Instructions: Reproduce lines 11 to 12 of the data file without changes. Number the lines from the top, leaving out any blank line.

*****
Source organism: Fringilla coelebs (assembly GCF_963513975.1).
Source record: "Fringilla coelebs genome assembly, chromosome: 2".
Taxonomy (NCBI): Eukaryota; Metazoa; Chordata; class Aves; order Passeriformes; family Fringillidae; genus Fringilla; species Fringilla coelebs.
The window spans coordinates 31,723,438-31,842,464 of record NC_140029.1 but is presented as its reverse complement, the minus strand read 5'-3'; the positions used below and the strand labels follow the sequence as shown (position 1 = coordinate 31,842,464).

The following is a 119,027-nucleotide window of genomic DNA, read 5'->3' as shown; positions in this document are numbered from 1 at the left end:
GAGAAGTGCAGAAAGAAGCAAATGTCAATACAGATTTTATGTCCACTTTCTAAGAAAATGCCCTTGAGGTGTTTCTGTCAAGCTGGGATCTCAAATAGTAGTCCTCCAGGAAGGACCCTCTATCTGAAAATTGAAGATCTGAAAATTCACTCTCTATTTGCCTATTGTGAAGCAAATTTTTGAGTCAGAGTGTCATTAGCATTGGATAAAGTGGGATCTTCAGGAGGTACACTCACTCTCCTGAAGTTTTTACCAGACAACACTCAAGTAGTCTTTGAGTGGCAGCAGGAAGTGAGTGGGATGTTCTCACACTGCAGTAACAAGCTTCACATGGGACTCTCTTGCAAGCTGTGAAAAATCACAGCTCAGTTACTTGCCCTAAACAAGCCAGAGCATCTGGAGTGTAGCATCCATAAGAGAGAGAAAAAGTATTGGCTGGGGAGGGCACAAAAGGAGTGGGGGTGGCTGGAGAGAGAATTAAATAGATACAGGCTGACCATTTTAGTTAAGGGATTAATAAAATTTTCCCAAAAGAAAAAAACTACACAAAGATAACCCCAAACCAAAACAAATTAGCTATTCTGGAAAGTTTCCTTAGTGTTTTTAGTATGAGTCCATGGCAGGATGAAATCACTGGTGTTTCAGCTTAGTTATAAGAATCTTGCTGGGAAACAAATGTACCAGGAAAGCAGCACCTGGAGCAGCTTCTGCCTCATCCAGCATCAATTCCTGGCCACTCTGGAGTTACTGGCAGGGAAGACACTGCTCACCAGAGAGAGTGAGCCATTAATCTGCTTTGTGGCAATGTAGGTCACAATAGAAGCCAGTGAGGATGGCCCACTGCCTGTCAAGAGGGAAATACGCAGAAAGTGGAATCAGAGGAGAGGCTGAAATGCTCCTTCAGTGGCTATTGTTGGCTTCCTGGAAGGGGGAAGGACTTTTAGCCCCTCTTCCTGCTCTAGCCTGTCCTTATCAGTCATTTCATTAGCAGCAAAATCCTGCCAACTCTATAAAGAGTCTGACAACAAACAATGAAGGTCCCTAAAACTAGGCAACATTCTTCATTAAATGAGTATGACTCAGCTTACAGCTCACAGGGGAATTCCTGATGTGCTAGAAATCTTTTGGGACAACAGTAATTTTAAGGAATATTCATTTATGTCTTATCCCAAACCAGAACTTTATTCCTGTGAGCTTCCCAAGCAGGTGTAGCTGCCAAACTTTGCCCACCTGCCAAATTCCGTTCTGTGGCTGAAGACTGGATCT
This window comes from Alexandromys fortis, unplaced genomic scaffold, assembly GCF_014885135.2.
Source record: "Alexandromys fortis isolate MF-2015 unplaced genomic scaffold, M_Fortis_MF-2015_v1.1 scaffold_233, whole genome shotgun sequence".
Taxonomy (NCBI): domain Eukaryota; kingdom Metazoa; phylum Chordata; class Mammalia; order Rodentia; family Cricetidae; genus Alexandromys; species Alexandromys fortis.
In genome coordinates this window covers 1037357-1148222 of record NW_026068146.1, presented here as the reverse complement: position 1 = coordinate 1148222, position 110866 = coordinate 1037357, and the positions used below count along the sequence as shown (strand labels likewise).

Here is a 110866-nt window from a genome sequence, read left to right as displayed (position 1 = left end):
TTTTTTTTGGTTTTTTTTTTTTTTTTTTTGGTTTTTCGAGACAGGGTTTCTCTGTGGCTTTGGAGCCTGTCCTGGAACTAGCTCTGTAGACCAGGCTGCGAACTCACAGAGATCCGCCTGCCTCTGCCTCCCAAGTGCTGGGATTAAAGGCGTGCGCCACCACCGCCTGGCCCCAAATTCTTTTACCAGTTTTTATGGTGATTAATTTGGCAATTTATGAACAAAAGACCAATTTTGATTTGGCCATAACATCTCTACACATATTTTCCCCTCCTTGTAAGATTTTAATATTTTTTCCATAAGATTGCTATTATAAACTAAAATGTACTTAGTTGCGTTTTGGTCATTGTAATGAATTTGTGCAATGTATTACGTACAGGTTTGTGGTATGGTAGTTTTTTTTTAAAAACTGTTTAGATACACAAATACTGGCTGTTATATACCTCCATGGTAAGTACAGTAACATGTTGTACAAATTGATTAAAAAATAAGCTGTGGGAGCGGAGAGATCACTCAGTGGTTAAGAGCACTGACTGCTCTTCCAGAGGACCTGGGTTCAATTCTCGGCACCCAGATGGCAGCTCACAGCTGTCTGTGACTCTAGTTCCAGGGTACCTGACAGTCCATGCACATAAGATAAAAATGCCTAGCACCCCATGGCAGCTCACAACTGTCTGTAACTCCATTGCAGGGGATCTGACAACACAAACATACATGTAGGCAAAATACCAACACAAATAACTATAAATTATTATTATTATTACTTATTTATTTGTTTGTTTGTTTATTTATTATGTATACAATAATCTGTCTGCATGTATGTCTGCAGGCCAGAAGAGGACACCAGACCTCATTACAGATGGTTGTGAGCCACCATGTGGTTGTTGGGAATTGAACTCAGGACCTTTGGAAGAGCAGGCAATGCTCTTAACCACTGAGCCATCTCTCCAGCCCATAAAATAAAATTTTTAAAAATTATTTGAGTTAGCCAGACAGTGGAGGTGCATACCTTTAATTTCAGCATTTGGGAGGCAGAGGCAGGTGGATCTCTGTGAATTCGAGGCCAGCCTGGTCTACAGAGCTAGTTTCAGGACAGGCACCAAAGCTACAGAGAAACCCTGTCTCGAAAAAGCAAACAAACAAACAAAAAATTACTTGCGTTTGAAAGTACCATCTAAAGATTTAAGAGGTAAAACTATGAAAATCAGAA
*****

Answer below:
Here is a 110866-nt window from a genome sequence, read left to right as displayed (position 1 = left end):
TTTTTTTTGGTTTTTTTTTTTTTTTTTTTGGTTTTTCGAGACAGGGTTTCTCTGTGGCTTTGGAGCCTGTCCTGGAACTAGCTCTGTAGACCAGGCTGCGAACTCACAGAGATCCGCCTGCCTCTGCCTCCCAAGTGCTGGGATTAAAGGCGTGCGCCACCACCGCCTGGCCCCAAATTCTTTTACCAGTTTTTATGGTGATTAATTTGGCAATTTATGAACAAAAGACCAATTTTGATTTGGCCATAACATCTCTACACATATTTTCCCCTCCTTGTAAGATTTTAATATTTTTTCCATAAGATTGCTATTATAAACTAAAATGTACTTAGTTGCGTTTTGGTCATTGTAATGAATTTGTGCAATGTATTACGTACAGGTTTGTGGTATGGTAGTTTTTTTTTAAAAACTGTTTAGATACACAAATACTGGCTGTTATATACCTCCATGGTAAGTACAGTAACATGTTGTACAAATTGATTAAAAAATAAGCTGTGGGAGCGGAGAGATCACTCAGTGGTTAAGAGCACTGACTGCTCTTCCAGAGGACCTGGGTTCAATTCTCGGCACCCAGATGGCAGCTCACAGCTGTCTGTGACTCTAGTTCCAGGGTACCTGACAGTCCATGCACATAAGATAAAAATGCCTAGCACCCCATGGCAGCTCACAACTGTCTGTAACTCCATTGCAGGGGATCTGACAACACAAACATACATGTAGGCAAAATACCAACACAAATAACTATAAATTATTATTATTATTACTTATTTATTTGTTTGTTTGTTTATTTATTATGTATACAATAATCTGTCTGCATGTATGTCTGCAGGCCAGAAGAGGACACCAGACCTCATTACAGATGGTTGTGAGCCACCATGTGGTTGTTGGGAATTGAACTCAGGACCTTTGGAAGAGCAGGCAATGCTCTTAACCACTGAGCCATCTCTCCAGCCCATAAAATAAAATTTTTAAAAATTATTTGAGTTAGCCAGACAGTGGAGGTGCATACCTTTAATTTCAGCATTTGGGAGGCAGAGGCAGGTGGATCTCTGTGAATTCGAGGCCAGCCTGGTCTACAGAGCTAGTTTCAGGACAGGCACCAAAGCTACAGAGAAACCCTGTCTCGAAAAAGCAAACAAACAAACAAAAAATTACTTGCGTTTGAAAGTACCATCTAAAGATTTAAGAGGTAAAACTATGAAAATCAGAA